Hospital hygiene may be helping superbugsJanuary 2, 2010 - 7:24pm
A new Galway study that discovered hand sanitizers and disinfectants aimed at combating bacteria could actually lead to the growth of hospital superbugs, has grabbed the global headlines this week.
Researchers at NUI, Galway found that some germs forge a resistance to antibiotics and can even do so without being exposed to the antibiotics, given the help of a simple cleaning agent.
The findings of the study are published in the January 2010 issue of the journal Microbiology and have been ‘picked up’ this week by all the major global news wires, US and Canadian television networks, including CBC News, and several national and specialist medical newspapers in the US, Europe and Asia, including the Times of India and Toronto Star.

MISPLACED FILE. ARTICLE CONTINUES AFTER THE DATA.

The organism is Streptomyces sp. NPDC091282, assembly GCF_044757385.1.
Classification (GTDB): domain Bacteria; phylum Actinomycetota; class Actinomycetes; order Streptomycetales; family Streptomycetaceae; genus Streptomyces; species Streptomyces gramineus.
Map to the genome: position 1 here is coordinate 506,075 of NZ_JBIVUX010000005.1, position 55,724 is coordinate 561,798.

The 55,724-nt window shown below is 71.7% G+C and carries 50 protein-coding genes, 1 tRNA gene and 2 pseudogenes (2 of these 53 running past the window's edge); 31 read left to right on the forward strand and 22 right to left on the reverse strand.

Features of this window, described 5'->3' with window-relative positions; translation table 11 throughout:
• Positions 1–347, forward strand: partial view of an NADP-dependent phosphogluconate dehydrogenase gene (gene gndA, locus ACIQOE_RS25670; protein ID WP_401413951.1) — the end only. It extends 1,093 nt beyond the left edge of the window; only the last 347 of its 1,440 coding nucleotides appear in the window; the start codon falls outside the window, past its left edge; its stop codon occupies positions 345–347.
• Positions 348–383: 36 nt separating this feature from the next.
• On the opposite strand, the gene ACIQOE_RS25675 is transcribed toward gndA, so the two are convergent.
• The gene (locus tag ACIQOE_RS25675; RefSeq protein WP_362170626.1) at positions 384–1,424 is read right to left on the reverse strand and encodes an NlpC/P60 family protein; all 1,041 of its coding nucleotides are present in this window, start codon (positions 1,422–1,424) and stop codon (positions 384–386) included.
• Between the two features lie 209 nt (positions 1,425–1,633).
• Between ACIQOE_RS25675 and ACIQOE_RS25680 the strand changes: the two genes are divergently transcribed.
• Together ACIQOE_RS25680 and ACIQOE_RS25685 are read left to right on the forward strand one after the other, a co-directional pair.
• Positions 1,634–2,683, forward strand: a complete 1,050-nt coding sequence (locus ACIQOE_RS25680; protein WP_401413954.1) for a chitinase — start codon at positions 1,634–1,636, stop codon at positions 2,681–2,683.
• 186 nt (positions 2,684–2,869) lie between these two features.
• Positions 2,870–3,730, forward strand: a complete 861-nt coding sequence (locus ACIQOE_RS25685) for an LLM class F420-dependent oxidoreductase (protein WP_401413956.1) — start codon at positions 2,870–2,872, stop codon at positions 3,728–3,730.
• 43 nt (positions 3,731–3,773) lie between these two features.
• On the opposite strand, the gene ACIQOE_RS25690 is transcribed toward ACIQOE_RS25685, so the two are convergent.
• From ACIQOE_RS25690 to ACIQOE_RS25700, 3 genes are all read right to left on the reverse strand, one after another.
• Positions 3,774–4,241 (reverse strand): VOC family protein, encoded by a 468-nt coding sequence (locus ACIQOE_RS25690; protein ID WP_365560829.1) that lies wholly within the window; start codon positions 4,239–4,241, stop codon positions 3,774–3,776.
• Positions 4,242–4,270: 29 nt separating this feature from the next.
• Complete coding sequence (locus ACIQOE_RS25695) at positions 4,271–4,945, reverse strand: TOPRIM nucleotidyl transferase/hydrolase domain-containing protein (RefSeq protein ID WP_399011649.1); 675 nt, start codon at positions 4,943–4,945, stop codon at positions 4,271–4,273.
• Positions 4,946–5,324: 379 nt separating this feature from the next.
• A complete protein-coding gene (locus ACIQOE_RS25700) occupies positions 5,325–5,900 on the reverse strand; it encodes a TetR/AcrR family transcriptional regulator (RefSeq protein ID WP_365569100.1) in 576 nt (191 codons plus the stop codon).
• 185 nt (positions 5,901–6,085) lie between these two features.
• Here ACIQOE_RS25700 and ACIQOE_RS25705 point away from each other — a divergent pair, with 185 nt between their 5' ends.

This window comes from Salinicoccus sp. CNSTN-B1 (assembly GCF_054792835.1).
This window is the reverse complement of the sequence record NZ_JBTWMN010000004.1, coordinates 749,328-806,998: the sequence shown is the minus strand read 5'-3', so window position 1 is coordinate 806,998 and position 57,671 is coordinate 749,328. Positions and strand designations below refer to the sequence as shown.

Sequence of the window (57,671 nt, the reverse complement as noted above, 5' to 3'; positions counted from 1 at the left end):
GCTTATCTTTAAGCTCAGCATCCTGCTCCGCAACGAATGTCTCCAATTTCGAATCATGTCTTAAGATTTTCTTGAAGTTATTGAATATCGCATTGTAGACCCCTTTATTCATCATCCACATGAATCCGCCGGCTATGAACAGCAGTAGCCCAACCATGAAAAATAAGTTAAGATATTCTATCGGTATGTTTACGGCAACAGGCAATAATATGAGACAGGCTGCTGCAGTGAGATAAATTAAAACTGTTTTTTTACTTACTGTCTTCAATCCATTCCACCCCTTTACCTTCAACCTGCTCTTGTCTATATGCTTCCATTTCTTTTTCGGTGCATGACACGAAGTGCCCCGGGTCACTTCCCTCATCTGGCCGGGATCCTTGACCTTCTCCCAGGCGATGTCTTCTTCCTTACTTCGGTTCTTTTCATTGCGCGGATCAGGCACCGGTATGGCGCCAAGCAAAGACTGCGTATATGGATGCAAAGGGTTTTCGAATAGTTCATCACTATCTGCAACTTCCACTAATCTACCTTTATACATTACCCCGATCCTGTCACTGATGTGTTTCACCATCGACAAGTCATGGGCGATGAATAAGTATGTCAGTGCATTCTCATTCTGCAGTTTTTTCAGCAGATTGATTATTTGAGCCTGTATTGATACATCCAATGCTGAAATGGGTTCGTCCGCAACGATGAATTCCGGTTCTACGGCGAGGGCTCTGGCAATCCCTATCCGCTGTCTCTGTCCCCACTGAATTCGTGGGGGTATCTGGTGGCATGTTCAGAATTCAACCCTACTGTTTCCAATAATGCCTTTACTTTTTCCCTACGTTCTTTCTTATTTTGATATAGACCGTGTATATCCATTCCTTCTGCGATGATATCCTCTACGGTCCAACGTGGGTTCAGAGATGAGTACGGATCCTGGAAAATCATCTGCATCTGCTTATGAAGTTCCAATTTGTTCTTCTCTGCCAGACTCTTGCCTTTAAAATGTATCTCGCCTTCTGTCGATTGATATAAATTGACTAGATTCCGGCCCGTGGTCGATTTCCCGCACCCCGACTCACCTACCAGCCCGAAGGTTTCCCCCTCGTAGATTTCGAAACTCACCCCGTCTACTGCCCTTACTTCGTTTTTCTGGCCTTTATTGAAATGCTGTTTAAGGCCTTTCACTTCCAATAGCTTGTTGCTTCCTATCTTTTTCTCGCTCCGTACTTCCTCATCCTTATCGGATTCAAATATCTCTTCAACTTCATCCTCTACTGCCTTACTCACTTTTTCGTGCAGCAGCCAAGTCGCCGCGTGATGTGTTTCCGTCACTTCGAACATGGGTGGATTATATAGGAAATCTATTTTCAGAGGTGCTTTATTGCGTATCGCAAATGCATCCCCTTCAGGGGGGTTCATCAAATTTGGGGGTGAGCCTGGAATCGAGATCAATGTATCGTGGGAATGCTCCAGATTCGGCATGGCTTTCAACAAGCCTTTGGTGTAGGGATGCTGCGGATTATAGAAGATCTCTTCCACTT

Bacteria for years has been known to develop a resistance to disinfectant and antibiotics but this discovery shows that disinfectant can actually help foster that resistance to bacteria.
The researchers found that when the disinfectant benzalkonium chloride is added to common bacteria called Pseudomonas aeruginosa – and when increasing the amount of disinfectant overtime – the bacteria learned how to survive.
The bacteria also learned how to withstand a commonly prescribed antibiotic, ciproflaxin, even though they had never come in contact with it.
The bacteria Pseudomonas aeruginosa causes gastrointestinal infections and can kill people whose immune systems are weak such as those with cystic fibrosis, cancer and AIDS. The bug is becoming more common in hospitals and is increasingly becoming the cause of hospital-acquired infections among patients.
“In principle, this means that residue from incorrectly diluted disinfectants left on hospital surfaces could promote the growth of anti-biotic-resistant bacteria. What is more worrying is that bacteria seem to be able to adapt to resist antibiotics without even being exposed to them,” said Dr Gerard Fleming, lead author of the study.
Dr Fleming said using a small amount of disinfectant in hospitals could actually encourage the growth of bacteria. “I’m not saying don’t use disinfectants. But they have to be used properly and in the right context,” he added.